Homeschooling when Life is Upside Down

As if 2020 weren’t complicated enough, we added purchasing a new (old) home and moving to the mix. The end goal will certainly bring more stability to our lives, but the process of getting there has been chaotic to say the least.

Through it all, we’ve learned a few things about homeschooling when life is in major transition, like a move, the arrival of a new baby, or a multitude of other situations, either expected or unforeseen. Here are our best suggestions to keep learning going even when everything is upside down.

  1. Audiobooks. Turning on a great book will entertain children during a busy time, and also is the perfect way to teach even when you can’t be the teacher. Exposure to books, yes, even audiobooks, is a hugely important aspect of education, and a day reading (or being read to) is never a waste! This is the primary way we “schooled” during the week of our move when we were packing, loading, unloading and getting settled.
  2. TV. Wait, what? I’m typically a big fan of dialing back screen time, but when life is topsy turvy, sometimes it’s a huge blessing. We were deliberate in choosing educational programs, and learned a lot of science and history by watching shows. My kids especially love learning about animals and geography, but there are documentaries and other educational programs on basically every topic imaginable, so the sky’s the limit here.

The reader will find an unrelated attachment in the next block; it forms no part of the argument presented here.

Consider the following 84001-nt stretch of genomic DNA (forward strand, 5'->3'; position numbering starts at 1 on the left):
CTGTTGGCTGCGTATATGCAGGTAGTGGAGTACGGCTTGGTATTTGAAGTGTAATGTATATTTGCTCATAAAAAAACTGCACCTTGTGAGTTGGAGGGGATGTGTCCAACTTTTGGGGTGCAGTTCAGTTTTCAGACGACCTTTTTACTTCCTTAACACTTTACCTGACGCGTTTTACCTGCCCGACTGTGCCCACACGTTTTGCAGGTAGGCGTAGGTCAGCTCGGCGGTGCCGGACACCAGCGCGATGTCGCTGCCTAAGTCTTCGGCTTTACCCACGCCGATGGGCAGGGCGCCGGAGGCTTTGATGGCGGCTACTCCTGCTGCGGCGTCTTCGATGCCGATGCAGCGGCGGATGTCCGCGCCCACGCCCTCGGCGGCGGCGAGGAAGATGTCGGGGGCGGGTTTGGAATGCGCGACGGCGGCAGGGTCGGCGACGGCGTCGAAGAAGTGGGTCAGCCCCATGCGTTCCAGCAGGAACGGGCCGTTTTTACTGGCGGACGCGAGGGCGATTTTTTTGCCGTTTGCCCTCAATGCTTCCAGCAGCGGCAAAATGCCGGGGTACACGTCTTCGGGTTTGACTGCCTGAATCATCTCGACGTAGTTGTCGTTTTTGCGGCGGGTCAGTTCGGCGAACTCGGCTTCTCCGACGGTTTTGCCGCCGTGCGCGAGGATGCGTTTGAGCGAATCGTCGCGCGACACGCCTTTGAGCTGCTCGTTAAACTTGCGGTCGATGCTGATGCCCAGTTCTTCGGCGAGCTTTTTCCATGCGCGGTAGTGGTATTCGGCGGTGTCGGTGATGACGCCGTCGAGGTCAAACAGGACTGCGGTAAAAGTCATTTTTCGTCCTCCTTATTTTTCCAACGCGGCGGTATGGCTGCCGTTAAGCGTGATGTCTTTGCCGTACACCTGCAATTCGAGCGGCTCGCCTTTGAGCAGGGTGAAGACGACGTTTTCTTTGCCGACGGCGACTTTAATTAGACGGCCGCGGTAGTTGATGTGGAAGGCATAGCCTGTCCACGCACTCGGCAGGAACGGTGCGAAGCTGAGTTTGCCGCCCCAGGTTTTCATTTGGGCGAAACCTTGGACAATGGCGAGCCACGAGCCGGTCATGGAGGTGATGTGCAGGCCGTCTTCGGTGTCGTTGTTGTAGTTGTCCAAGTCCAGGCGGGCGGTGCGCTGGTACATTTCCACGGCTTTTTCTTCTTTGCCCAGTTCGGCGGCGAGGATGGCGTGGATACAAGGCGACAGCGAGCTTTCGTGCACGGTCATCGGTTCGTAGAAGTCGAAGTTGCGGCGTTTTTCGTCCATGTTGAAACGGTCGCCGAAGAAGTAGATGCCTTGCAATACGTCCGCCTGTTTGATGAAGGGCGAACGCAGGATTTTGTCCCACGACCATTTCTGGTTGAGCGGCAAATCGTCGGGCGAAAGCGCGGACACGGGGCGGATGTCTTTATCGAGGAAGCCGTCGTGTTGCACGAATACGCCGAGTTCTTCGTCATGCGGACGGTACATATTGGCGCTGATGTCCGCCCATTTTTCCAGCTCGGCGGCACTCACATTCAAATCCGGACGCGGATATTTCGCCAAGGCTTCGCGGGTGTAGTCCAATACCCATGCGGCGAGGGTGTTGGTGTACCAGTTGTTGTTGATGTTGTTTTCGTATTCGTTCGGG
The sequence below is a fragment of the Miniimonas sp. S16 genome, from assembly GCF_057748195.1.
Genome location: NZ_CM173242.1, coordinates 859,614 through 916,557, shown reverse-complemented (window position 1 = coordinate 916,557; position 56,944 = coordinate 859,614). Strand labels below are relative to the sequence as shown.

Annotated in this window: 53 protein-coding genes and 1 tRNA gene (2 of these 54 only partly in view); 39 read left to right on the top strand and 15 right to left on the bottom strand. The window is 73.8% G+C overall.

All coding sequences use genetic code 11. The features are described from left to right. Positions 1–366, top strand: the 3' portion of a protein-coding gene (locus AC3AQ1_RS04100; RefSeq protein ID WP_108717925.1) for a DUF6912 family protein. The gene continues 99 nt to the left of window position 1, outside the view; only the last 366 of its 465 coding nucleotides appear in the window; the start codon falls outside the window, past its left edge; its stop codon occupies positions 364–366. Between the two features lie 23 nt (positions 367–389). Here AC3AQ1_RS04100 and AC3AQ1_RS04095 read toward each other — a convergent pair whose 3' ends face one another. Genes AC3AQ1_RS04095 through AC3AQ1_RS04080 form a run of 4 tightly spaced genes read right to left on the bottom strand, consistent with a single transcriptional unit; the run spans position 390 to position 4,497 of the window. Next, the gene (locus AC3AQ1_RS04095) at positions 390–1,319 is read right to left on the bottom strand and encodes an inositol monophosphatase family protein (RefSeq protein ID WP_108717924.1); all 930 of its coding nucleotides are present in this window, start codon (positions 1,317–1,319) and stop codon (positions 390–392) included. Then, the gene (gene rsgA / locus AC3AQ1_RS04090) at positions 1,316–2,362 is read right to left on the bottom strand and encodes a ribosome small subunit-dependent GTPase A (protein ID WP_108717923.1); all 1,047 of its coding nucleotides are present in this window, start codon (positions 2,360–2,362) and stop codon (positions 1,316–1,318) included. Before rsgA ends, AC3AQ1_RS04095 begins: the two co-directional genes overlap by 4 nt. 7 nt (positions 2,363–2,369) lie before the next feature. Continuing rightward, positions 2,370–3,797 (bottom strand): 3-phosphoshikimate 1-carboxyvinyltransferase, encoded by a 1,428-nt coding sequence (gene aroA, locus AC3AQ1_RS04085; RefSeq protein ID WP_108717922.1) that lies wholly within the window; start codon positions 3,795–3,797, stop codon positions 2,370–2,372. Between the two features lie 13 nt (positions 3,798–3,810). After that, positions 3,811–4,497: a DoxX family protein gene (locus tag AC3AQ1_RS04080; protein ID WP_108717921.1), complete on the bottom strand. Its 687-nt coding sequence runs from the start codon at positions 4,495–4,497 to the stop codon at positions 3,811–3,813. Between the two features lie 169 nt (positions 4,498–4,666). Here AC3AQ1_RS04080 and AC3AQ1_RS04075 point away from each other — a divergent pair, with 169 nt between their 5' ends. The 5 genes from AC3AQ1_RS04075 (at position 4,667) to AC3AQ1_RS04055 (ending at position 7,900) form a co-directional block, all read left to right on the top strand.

3. Use car time. I found it challenging to gather my children during our move. Everything just felt so chaotic and out of whack. But when we were driving, we were together. So we’d use that time to talk about what was happening in our week, discuss current events, review what we had been learning, and definitely to get in some good audiobook time on longer drives.
  4. Make use of online learning. My preference is always learning together in person, but some of the online resources we use get even more use when I’m less available. We like typingclub.com, code.org, i-ready.com, abcmouse.com, pbskids.org, and prodigygame.com to name a few.
  5. Physical books. Toddlers to teens can spend time with (and learn a lot from) a good stack of books. Keep it simple. Keep your kids reading. When life is really crazy, that might just be enough.
  6. Take a break. With the exception of a few of the craziest days, we tried to fit in language arts and math at a minimum. But even those formal lessons dropped off when we were really busy. And we felt completely ok with that. Other subjects like history and science took a longer break from formal lessons (though we were still covering them through the books we were reading the programs we were watching.). It’s ok to take a break, and that flexibility is actually one of the best parts of homeschool!

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